This is where we want to be as well! We want to be able to say along with the Israelites, “We will serve the Lord for He is our God.” We want to say along with the disciples, “We have come to believe and know that you are the Holy One of God.” And then we want to be able to commit our lives like they did. But when things get tough, and when things happen we don’t understand, then what? How will our commitment hold up? What keeps someone’s commitment strong? We see strong commitment comes from relationship. Strong commitment to God comes through relationship with God.
But how can this happen? How in the world can one practically have a relationship with God? We believe in God, certainly. We believe in Jesus Christ his Son, absolutely. And we say those words week after week; but, relationship? How can somebody have a relationship with God? After all, we cannot see God. We do not hear God speaking to us in an audible voice either. We cannot taste, nor touch, nor smell God either. God is not perceptible to any one of our five senses. And we are used to developing relationships using our physical senses. The fact is that God is spirit and our senses are physical senses. But God made humanity with a body and a spirit and that is how we and God connect. We connect through our spirits. The next logical question is how in the world do we connect to God through our spirits? It takes some time and practice to develop spiritual sensitivity because we are not used to paying attention to our spirits. God says in His Word to be still and know he is God. We hear God better when are still and we turn off the noise around us. As we talk to God, stop to listen in your spirit. As we read God’s Word stop to listen to Him and he will make the Scriptures come alive. The reason the Bible is so powerful is that it is a spiritual book so it speaks to not only our minds but also to our spirits! God is all around us all the time but we are usually unaware of it so we need to work at sensing God’s presence and you need to find where you sense God. Sometimes people sense God’s presence in the world around us as they see its beauty. Sometimes our spirits feel his presence during Holy Communion, sometimes in our prayers; our spirits feel his presence sometimes as we worship or sometimes when we are alone meditating. Our spirits have to develop the sensitivity to feeling God’s presence because it is through being in God’s presence that we develop our relationship with God. And as we see who Jesus is and understand more his great love for us that we grasp better who God is. It is through spending time in his presence and knowing God better that we are able to have a real relationship with God! And as our relationship grows all those things that are difficult become less difficult.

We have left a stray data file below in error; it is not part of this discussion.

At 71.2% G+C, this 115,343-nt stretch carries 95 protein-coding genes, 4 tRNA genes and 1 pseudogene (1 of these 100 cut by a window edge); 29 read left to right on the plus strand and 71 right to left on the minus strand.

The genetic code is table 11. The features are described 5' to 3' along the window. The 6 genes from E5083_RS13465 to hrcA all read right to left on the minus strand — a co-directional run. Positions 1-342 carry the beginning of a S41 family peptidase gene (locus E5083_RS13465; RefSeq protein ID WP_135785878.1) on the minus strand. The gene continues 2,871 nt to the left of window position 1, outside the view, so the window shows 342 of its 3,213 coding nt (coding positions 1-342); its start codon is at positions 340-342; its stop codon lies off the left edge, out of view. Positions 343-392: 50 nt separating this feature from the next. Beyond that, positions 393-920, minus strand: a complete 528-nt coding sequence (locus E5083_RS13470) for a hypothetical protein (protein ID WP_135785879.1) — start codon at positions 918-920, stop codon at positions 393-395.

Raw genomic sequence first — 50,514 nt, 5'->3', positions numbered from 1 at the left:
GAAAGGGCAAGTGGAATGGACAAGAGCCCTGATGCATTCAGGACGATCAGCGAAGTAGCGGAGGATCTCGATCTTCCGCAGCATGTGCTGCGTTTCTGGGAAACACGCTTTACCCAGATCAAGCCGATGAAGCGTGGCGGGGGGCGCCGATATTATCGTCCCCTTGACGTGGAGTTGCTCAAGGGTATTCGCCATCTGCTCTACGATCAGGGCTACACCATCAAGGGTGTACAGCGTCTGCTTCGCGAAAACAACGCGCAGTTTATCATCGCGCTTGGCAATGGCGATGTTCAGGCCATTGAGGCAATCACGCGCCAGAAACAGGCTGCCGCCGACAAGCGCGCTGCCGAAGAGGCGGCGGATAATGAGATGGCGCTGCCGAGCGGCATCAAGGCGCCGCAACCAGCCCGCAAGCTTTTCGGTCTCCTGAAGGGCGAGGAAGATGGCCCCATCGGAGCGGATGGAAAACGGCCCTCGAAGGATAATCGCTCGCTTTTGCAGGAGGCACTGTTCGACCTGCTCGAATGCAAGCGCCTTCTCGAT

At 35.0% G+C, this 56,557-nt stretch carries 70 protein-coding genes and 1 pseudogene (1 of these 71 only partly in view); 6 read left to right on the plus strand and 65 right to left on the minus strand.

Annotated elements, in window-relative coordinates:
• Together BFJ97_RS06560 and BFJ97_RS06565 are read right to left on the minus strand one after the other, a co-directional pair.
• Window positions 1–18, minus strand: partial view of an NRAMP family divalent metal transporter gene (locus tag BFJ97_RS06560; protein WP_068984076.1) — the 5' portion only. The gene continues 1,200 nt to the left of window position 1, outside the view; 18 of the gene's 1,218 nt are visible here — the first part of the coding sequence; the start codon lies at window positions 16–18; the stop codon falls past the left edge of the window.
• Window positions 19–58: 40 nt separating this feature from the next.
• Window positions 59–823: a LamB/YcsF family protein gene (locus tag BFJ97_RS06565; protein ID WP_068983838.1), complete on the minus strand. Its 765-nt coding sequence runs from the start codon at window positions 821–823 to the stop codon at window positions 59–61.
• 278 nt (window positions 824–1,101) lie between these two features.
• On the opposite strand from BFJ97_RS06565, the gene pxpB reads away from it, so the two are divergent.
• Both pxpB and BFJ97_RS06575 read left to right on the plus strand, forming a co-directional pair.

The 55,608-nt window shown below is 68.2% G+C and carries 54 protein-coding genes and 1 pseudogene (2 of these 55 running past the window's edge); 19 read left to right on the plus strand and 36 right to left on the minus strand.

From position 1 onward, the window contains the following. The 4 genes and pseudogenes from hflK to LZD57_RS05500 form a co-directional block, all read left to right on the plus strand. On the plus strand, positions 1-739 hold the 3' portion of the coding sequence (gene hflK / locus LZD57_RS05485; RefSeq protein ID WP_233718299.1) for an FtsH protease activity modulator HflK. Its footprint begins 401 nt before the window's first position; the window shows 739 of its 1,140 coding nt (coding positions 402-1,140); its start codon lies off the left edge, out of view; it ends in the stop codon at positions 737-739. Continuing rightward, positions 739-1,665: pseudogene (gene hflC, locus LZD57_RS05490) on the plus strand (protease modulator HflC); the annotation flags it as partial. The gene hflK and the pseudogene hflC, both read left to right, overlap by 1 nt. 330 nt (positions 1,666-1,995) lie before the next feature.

Jesus said to his disciples, “Do you also want to go away?” Like Jack Benny, it is a difficult decision. It is difficult to really commit to following Jesus, to commit to obeying and serving him. But let us like the 12 disciples develop a relationship with our Lord so that when the tough times come we can say along with Peter, “We will not go anywhere else! You are the one who has the words of life and we have come to believe and know that you are the Holy One of God.” Amen